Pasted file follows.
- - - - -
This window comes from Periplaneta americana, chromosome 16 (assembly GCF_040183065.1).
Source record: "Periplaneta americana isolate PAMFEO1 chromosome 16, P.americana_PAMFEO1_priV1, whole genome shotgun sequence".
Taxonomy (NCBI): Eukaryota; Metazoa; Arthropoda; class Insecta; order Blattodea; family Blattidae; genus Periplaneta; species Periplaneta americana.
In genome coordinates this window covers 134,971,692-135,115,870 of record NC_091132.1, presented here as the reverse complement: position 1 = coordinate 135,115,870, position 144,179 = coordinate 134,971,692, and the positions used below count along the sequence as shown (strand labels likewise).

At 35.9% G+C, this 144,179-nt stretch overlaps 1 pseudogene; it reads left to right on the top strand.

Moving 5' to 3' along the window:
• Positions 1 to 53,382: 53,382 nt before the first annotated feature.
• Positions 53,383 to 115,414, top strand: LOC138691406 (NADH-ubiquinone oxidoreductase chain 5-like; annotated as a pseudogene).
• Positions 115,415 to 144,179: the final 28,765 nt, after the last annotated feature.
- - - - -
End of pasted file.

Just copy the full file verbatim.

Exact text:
This window comes from Periplaneta americana, chromosome 16 (assembly GCF_040183065.1).
Source record: "Periplaneta americana isolate PAMFEO1 chromosome 16, P.americana_PAMFEO1_priV1, whole genome shotgun sequence".
Taxonomy (NCBI): Eukaryota; Metazoa; Arthropoda; class Insecta; order Blattodea; family Blattidae; genus Periplaneta; species Periplaneta americana.
In genome coordinates this window covers 134,971,692-135,115,870 of record NC_091132.1, presented here as the reverse complement: position 1 = coordinate 135,115,870, position 144,179 = coordinate 134,971,692, and the positions used below count along the sequence as shown (strand labels likewise).

At 35.9% G+C, this 144,179-nt stretch overlaps 1 pseudogene; it reads left to right on the top strand.

Moving 5' to 3' along the window:
• Positions 1 to 53,382: 53,382 nt before the first annotated feature.
• Positions 53,383 to 115,414, top strand: LOC138691406 (NADH-ubiquinone oxidoreductase chain 5-like; annotated as a pseudogene).
• Positions 115,415 to 144,179: the final 28,765 nt, after the last annotated feature.